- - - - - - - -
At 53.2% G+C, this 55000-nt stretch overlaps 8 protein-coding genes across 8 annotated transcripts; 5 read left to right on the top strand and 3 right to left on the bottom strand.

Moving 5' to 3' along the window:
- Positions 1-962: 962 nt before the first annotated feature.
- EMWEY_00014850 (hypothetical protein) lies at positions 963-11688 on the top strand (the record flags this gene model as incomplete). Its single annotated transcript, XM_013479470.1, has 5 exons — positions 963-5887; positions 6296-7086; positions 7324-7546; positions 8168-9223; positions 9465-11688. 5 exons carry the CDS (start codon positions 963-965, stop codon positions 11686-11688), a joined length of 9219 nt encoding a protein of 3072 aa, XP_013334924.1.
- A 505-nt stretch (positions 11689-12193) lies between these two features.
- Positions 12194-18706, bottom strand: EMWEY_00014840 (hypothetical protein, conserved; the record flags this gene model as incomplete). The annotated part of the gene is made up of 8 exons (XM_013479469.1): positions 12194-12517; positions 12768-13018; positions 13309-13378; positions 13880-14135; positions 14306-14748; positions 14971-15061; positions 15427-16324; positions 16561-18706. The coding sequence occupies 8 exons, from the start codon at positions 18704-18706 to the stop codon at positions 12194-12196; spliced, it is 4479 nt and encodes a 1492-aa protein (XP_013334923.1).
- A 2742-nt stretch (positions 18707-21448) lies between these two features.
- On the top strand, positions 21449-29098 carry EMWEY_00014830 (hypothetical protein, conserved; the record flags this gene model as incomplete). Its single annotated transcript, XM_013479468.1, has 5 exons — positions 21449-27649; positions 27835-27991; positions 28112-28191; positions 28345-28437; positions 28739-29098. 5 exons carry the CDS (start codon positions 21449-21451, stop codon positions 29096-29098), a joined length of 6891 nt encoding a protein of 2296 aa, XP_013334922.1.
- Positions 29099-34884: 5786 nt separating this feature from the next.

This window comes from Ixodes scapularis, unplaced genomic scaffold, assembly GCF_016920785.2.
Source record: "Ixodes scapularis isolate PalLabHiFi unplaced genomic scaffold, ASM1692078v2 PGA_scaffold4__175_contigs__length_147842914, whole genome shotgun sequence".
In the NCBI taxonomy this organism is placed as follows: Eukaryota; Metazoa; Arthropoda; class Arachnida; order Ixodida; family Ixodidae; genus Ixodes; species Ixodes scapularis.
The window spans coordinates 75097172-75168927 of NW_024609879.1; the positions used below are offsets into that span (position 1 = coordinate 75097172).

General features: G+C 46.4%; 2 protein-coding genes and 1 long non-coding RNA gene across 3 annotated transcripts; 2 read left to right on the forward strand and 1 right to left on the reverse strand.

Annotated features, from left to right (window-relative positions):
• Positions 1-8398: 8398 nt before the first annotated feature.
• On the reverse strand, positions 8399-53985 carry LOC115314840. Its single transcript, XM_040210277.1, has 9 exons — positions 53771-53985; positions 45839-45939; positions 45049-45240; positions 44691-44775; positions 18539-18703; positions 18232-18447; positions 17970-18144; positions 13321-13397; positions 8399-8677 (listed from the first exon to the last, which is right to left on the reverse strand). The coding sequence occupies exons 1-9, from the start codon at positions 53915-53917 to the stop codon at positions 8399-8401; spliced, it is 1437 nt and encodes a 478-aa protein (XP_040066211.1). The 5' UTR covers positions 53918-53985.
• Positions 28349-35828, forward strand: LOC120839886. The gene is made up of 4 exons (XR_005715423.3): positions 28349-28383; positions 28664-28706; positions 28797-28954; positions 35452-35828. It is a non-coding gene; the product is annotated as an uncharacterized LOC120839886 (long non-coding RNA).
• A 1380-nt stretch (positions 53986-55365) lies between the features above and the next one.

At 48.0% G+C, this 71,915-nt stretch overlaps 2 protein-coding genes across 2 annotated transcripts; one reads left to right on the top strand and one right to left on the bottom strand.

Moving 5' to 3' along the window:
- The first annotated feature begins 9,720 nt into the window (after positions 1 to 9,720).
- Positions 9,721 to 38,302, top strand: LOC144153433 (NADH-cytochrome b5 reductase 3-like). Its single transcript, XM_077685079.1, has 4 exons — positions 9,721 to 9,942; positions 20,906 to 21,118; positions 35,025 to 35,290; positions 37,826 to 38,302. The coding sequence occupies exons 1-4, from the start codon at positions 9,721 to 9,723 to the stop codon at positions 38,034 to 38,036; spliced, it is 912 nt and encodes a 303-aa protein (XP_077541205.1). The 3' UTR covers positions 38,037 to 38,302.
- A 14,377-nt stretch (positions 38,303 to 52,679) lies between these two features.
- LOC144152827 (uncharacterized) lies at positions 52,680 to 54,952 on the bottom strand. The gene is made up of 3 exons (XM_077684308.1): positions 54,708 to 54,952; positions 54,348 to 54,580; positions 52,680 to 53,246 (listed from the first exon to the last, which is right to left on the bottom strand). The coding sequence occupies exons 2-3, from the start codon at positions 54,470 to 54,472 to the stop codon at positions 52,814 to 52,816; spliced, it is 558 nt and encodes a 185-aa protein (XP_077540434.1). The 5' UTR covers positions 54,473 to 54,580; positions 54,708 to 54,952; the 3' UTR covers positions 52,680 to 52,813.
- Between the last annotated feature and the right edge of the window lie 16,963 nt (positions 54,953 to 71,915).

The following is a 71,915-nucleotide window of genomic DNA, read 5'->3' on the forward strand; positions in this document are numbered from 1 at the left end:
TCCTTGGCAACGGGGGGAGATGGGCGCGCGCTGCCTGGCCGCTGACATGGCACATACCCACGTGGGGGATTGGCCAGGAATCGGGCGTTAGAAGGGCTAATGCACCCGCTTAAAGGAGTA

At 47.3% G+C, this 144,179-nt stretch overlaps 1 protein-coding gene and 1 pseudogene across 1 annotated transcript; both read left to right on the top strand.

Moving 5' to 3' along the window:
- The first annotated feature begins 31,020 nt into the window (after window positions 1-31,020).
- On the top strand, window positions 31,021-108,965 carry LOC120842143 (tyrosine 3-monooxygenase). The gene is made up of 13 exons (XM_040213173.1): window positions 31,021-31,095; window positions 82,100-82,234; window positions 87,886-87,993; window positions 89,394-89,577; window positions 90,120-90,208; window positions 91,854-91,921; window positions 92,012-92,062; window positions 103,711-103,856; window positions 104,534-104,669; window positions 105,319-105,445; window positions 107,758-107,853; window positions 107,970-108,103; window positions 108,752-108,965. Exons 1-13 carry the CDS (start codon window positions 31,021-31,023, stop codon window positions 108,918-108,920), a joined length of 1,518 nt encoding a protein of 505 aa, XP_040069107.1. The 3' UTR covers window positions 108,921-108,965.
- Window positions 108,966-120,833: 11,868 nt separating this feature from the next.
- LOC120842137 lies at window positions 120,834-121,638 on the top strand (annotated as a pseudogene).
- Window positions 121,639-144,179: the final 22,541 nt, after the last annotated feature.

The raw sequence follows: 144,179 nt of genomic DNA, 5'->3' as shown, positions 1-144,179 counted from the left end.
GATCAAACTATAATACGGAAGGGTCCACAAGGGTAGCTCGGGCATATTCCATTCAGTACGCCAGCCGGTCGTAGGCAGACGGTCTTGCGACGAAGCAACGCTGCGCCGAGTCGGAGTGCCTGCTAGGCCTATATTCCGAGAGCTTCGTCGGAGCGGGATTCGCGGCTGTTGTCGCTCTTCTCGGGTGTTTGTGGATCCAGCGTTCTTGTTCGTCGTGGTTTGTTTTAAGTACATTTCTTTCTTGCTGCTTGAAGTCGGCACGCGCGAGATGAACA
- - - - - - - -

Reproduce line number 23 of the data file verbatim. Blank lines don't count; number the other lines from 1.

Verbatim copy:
- Positions 9,721 to 38,302, top strand: LOC144153433 (NADH-cytochrome b5 reductase 3-like). Its single transcript, XM_077685079.1, has 4 exons — positions 9,721 to 9,942; positions 20,906 to 21,118; positions 35,025 to 35,290; positions 37,826 to 38,302. The coding sequence occupies exons 1-4, from the start codon at positions 9,721 to 9,723 to the stop codon at positions 38,034 to 38,036; spliced, it is 912 nt and encodes a 303-aa protein (XP_077541205.1). The 3' UTR covers positions 38,037 to 38,302.